by Kathy Wolfe

All good things come in threes! This week, Tidbits presents some famous trios.

Kids of the ‘90s will remember the animated series “Powerpuff Girls,” that debuted in 1998 and ran for 78 episodes over six seasons. The series revolved around three kindergarten-aged girls with superpowers, living in the city of Townsville with their scientist father, Professor Utonium. Blossom, dressed in pink, Bubbles in blue, and Buttercup in green regularly saved the city by exhibiting various abilities, including communicating with animals, creating thunder, lightning, and fireballs, microscopic vision, the ability to understand multiple languages, and spinning into tornadoes. Not bad for five-year-olds! A feature-length film was released in theaters in 2002, grossing $16 million worldwide.

    Destiny’s Child didn’t start out as the well-known trio of Beyoncé Knowles, Kelly Rowland, and Michelle Williams. The group was originally six members in 1990 and known as Girl’s Tyme. In 1997, it was a quartet known as Destiny’s Child. In 2000, they became the familiar trio. They officially disbanded in 2006, although they reunited for the 2013 Super Bowl half-time show. Their record sales have topped 60 million.

America’s Triple Crown in horse racing is a group of three races for three-year-old Thoroughbreds that consists of the Kentucky Derby held at Churchill Downs in Louisville, Kentucky, the Preakness Stakes, which takes places at Baltimore, Maryland’s Pimlico Race Course, and the Belmont Stakes, a race at Belmont Park in Elmont, New York. All three races were in existence for the first time in 1875. The first horse to win the Triple Crown was Sir Barton in 1919. An 11-year drought followed, with Gallant Fox capturing the title in 1930.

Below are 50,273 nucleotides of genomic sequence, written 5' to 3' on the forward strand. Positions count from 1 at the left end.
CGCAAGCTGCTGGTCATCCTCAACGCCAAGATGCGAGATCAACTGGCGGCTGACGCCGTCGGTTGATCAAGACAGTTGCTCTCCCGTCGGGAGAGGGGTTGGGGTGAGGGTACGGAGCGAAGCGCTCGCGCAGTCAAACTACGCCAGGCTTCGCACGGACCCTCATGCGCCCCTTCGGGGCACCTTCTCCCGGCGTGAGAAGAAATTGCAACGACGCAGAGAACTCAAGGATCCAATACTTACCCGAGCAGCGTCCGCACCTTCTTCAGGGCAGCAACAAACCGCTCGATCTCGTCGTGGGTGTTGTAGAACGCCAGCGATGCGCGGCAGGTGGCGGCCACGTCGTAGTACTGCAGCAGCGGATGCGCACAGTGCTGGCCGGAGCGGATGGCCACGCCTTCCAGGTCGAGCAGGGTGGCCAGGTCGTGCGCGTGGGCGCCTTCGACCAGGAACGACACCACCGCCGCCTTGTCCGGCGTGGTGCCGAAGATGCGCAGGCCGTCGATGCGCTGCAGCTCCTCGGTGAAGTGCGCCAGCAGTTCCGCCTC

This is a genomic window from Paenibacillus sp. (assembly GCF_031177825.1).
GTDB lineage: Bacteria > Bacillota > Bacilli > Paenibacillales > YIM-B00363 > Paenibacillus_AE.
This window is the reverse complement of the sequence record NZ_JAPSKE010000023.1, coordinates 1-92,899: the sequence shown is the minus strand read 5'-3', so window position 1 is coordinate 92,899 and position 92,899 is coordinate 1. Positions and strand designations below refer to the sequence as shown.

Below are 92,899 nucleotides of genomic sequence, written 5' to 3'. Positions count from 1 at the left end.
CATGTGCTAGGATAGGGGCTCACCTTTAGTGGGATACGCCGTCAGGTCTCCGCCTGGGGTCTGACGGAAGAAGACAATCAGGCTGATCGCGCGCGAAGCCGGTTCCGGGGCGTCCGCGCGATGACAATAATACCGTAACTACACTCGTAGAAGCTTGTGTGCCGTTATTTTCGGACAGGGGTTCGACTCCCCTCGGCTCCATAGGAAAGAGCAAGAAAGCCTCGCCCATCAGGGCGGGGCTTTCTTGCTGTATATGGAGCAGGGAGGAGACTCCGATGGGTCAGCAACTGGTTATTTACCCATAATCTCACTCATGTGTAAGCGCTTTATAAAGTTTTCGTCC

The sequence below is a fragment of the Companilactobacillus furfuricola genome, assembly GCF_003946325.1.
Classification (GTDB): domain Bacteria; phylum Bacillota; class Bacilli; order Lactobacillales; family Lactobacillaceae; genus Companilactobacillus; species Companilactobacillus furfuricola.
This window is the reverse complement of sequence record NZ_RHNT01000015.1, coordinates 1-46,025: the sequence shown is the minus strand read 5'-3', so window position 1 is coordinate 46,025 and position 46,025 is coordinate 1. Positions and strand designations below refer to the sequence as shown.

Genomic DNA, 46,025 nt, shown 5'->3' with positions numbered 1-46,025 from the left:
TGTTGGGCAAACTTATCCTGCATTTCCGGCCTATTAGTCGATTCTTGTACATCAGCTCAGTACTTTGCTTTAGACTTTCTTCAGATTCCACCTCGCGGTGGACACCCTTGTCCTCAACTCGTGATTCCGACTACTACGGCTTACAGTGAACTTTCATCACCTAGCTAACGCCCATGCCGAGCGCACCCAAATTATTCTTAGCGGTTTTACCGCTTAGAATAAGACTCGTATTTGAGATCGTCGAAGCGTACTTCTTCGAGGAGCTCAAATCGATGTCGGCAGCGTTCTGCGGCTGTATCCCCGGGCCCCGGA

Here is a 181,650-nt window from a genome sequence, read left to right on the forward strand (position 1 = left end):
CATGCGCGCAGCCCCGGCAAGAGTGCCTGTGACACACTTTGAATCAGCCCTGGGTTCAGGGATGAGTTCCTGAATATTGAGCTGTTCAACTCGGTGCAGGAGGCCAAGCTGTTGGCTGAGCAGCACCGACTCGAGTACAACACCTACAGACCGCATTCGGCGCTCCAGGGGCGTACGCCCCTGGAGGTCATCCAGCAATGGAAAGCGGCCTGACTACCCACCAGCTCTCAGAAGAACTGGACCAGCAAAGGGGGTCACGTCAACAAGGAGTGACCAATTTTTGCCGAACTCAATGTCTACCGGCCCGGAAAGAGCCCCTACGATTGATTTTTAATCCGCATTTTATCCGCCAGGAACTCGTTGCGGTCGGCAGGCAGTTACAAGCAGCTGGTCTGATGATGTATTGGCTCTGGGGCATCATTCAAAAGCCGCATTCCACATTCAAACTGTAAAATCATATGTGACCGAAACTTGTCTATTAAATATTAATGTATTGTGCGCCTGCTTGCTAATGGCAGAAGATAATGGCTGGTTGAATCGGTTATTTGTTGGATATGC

The Norwegian fairy tale “Three Billy Goats Gruff” was first published around 1841 in a collection known as “Norske Fokeeventyr.” When the tale was first published in English in 1859, the three goats’ family name was “Gruff,” although the original Norwegian version used the surname “Bruse.” In the story, the trio have no grass to eat, and must cross a river to reach a meadow on the other side. The only problem is the terrifying troll who lives under the bridge and eats anyone who tries to cross. The goats trick the troll into coming up onto the bridge, where the largest goat butts him with his horns, and knocks the troll into the current, where he is carried away, making the bridge safe forever.

Kellogg’s Rice Krispies first hit grocers’ shelves in 1928, but their little mascots, Snap, Crackle, and Pop didn’t appear on the box until 1932. As the cereal became known for the noise it created when the milk was poured, artist Vernon Grant created the characters to accompany the sound. They appeared exclusively in ads and posters until 1955, when the trio made their television commercial debut.    In English, we say, “Snap! Crackle! Pop!” but in German, the Rice Krispies mascots say, “Knisper! Knasper! Knusper!, while those in Finland declare, Riks! Raks! Poks!” and Pif! Paf! Pof!” in the Netherlands.